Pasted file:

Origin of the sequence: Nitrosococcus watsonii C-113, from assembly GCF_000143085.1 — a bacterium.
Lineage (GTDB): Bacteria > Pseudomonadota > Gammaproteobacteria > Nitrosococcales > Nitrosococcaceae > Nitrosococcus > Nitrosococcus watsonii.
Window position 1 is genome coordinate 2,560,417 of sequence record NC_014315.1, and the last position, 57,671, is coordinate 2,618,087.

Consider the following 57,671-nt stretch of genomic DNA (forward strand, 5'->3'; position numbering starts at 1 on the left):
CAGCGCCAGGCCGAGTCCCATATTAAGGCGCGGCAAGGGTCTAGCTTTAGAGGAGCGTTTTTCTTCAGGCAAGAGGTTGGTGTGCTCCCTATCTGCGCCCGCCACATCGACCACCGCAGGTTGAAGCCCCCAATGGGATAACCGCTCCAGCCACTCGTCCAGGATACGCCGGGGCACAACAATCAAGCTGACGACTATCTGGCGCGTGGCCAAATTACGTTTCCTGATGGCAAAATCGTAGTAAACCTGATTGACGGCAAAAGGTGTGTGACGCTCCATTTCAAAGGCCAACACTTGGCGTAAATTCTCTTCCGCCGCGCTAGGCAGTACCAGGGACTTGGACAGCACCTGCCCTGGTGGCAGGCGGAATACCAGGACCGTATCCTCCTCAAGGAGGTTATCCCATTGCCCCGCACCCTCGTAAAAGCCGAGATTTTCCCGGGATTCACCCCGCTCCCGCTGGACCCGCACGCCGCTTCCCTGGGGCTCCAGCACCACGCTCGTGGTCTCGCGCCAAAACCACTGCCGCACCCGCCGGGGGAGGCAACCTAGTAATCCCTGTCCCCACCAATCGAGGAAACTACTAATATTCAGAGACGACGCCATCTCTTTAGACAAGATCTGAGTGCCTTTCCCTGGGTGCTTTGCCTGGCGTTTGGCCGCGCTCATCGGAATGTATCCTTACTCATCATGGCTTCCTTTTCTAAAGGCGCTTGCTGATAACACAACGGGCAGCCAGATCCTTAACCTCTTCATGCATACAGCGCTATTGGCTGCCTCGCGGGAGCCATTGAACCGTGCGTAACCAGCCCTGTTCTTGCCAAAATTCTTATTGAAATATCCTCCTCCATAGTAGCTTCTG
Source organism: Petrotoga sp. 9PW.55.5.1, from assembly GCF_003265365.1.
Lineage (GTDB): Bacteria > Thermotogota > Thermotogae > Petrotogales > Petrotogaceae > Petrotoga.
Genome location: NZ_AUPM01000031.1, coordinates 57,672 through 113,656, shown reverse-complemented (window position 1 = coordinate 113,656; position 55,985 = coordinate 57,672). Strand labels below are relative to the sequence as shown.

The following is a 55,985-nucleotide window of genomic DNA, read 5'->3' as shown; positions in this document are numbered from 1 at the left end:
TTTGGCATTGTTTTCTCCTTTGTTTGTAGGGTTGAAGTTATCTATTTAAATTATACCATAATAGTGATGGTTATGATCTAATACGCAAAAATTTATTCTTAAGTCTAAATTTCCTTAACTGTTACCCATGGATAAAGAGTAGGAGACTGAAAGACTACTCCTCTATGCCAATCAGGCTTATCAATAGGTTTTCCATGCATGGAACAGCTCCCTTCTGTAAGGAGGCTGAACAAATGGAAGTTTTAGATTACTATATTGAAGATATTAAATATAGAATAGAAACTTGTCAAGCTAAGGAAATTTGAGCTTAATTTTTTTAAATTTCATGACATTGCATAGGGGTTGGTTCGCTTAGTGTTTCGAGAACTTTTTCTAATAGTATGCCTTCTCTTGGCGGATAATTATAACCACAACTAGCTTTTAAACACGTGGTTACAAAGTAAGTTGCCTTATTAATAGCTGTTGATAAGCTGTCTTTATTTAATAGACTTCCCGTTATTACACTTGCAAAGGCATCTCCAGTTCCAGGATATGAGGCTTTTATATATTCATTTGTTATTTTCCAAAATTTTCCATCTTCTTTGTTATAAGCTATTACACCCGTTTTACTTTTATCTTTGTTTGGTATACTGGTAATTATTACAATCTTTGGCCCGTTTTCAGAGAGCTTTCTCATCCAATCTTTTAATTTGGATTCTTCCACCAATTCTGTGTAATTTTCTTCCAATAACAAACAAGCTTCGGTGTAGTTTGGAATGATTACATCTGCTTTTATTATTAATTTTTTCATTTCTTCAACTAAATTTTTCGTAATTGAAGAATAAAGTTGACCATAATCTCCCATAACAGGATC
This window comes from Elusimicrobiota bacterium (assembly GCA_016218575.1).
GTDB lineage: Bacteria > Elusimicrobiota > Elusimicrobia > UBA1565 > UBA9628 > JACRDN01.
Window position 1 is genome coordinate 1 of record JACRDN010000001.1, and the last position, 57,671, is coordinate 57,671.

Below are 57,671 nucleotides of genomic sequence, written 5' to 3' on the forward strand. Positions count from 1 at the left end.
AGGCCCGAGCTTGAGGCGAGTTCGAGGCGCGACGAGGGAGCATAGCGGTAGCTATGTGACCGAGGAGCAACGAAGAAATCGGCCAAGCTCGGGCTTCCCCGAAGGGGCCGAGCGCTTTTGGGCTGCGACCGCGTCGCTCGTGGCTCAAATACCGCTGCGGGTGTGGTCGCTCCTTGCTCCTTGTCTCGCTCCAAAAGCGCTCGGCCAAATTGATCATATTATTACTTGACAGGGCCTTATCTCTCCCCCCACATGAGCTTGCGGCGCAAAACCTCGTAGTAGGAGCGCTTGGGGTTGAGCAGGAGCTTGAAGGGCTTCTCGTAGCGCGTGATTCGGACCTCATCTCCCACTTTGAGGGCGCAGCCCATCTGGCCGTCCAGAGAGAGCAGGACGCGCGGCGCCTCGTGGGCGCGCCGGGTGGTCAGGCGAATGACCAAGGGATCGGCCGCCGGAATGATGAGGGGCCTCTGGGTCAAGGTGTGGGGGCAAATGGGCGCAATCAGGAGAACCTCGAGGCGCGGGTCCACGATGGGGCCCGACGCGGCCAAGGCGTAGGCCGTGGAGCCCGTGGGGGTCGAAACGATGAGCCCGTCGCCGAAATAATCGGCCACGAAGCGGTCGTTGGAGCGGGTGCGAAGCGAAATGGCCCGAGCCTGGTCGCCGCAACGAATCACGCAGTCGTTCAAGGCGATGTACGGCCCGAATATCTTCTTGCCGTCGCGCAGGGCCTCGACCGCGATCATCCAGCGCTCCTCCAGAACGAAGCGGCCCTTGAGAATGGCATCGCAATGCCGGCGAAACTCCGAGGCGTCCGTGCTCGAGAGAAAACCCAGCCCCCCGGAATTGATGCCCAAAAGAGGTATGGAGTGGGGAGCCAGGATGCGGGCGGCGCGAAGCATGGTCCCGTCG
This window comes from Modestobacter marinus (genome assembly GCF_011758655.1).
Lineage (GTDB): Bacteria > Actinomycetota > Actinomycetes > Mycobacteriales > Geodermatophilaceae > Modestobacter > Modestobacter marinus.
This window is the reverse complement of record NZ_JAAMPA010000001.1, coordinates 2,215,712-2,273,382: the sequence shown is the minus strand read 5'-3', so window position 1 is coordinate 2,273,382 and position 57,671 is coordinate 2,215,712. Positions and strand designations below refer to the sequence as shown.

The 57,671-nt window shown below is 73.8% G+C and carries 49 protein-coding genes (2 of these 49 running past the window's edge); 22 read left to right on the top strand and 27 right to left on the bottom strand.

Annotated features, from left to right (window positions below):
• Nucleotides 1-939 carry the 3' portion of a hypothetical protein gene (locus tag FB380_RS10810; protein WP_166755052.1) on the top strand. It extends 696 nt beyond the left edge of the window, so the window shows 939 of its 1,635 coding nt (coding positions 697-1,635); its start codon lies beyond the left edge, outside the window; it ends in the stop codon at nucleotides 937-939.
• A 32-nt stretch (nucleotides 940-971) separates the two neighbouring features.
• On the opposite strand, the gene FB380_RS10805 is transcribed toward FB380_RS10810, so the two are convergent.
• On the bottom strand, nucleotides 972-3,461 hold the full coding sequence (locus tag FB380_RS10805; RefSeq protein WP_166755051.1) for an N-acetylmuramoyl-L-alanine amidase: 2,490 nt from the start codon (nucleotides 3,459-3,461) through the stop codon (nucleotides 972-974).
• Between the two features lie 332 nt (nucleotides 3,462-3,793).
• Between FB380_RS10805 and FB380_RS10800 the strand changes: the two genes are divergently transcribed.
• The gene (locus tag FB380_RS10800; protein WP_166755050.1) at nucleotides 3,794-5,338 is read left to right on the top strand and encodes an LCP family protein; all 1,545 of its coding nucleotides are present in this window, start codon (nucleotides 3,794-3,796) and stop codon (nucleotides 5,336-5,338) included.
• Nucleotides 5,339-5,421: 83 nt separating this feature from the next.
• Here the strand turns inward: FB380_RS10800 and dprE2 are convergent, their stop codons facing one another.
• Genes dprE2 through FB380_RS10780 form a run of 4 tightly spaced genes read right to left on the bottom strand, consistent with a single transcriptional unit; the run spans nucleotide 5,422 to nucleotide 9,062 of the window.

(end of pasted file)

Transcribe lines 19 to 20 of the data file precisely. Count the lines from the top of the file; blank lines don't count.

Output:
The 57,671-nt window shown below is 73.8% G+C and carries 49 protein-coding genes (2 of these 49 running past the window's edge); 22 read left to right on the top strand and 27 right to left on the bottom strand.

Annotated features, from left to right (window positions below):